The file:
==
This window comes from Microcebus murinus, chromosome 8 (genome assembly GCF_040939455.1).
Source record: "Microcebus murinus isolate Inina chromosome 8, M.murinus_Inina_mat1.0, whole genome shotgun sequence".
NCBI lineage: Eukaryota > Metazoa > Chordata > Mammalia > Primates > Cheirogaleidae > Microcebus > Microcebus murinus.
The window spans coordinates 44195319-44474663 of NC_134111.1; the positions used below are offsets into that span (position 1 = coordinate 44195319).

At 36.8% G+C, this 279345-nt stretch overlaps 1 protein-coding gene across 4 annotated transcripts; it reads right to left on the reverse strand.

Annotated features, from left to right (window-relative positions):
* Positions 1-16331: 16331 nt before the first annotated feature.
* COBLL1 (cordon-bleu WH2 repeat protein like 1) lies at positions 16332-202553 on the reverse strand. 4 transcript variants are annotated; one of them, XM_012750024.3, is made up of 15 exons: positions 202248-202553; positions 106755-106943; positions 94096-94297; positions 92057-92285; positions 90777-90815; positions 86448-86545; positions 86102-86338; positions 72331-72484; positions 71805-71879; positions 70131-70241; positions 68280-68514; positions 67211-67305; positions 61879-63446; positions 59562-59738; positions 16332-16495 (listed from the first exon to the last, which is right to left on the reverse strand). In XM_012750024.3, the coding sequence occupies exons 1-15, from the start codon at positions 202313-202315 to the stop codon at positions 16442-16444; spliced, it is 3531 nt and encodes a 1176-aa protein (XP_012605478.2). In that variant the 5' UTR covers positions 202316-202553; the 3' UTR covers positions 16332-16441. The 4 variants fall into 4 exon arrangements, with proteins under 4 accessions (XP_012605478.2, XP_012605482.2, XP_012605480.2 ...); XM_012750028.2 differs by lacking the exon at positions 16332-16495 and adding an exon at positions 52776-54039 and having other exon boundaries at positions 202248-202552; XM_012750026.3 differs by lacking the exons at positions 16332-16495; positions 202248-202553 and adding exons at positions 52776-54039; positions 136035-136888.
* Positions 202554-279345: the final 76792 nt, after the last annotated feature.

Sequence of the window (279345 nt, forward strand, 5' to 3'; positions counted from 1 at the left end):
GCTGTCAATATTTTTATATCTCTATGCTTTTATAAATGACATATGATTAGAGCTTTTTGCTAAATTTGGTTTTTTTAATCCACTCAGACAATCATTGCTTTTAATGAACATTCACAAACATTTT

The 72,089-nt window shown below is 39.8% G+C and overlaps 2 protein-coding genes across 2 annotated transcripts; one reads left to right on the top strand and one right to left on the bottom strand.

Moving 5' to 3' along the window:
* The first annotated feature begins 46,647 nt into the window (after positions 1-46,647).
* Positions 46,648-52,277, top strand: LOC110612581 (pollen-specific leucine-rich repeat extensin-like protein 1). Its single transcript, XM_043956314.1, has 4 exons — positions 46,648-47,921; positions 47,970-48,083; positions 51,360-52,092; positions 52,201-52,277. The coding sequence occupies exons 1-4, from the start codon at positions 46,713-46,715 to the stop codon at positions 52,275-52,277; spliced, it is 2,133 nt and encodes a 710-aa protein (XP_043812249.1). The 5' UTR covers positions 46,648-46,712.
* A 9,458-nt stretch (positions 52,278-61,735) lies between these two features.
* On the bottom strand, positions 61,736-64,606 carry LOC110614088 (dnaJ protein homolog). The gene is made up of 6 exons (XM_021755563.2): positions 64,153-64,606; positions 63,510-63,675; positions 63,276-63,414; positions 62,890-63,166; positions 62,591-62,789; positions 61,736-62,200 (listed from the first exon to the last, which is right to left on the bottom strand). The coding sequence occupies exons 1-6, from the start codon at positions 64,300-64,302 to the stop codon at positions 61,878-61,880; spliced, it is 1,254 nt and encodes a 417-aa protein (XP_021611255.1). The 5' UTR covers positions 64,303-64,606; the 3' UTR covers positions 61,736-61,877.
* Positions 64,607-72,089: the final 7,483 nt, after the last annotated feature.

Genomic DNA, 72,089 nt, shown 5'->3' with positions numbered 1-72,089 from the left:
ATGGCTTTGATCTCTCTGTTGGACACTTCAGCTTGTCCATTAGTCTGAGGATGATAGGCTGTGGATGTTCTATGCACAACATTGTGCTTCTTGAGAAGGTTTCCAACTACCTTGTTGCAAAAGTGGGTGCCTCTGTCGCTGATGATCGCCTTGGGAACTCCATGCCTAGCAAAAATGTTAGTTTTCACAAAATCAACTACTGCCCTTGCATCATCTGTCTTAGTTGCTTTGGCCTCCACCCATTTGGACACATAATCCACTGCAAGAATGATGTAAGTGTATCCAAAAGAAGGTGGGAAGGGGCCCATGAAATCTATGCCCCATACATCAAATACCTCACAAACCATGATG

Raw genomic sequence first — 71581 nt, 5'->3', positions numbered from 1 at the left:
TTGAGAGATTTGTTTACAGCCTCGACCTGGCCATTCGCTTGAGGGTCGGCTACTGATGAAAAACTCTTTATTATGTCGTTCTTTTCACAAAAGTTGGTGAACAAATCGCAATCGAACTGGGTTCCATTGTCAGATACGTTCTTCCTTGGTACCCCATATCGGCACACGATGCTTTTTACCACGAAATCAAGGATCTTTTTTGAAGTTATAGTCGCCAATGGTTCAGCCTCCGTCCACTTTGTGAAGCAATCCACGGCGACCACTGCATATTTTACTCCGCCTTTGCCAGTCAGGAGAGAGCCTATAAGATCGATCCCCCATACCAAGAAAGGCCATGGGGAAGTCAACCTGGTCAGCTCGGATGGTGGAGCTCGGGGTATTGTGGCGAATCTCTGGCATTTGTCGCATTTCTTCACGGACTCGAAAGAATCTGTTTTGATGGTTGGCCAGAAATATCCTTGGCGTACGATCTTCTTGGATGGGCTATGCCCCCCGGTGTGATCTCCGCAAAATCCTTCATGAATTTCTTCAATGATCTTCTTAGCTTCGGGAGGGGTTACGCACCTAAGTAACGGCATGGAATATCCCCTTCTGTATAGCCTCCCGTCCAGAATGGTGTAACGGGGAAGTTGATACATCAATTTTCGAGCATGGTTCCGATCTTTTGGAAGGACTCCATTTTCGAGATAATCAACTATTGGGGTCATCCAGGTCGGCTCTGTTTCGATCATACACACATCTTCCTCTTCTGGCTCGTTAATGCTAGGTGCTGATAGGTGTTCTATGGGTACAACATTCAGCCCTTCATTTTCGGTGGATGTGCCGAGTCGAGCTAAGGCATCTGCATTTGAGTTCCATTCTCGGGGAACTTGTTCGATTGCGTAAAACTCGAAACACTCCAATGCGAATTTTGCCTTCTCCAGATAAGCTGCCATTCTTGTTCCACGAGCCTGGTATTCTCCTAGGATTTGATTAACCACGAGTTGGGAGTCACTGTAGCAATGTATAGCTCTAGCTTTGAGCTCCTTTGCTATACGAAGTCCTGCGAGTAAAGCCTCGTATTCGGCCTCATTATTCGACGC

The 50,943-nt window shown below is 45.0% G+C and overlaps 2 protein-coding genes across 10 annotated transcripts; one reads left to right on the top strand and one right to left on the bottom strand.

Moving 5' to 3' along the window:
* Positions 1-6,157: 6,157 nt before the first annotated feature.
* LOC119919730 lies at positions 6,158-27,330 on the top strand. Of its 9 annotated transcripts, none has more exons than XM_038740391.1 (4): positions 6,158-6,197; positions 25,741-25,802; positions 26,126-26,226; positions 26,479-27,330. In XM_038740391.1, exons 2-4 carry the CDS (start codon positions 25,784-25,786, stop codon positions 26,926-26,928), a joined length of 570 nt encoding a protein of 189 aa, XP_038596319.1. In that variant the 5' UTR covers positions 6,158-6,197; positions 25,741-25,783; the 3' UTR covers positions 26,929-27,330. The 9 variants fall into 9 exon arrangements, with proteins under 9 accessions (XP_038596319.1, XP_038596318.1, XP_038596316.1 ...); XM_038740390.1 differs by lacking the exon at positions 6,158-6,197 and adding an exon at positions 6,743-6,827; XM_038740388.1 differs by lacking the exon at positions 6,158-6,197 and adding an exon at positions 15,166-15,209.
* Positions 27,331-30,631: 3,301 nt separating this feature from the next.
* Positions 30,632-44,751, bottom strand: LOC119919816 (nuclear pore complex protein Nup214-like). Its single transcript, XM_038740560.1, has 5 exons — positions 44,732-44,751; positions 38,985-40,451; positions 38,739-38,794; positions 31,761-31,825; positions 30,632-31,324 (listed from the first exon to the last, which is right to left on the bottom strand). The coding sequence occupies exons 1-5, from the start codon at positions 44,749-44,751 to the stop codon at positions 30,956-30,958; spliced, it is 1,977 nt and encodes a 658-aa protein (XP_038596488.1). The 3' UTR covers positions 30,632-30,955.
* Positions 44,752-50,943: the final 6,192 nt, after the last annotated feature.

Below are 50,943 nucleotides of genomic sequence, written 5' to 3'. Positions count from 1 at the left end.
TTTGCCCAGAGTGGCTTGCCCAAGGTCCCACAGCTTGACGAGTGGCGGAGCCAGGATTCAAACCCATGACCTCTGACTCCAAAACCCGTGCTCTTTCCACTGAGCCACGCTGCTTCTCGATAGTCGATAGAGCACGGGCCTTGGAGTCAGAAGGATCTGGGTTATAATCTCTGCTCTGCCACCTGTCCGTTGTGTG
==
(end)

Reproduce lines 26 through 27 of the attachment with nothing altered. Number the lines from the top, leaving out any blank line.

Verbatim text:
* LOC119919730 lies at positions 6,158-27,330 on the top strand. Of its 9 annotated transcripts, none has more exons than XM_038740391.1 (4): positions 6,158-6,197; positions 25,741-25,802; positions 26,126-26,226; positions 26,479-27,330. In XM_038740391.1, exons 2-4 carry the CDS (start codon positions 25,784-25,786, stop codon positions 26,926-26,928), a joined length of 570 nt encoding a protein of 189 aa, XP_038596319.1. In that variant the 5' UTR covers positions 6,158-6,197; positions 25,741-25,783; the 3' UTR covers positions 26,929-27,330. The 9 variants fall into 9 exon arrangements, with proteins under 9 accessions (XP_038596319.1, XP_038596318.1, XP_038596316.1 ...); XM_038740390.1 differs by lacking the exon at positions 6,158-6,197 and adding an exon at positions 6,743-6,827; XM_038740388.1 differs by lacking the exon at positions 6,158-6,197 and adding an exon at positions 15,166-15,209.
* Positions 27,331-30,631: 3,301 nt separating this feature from the next.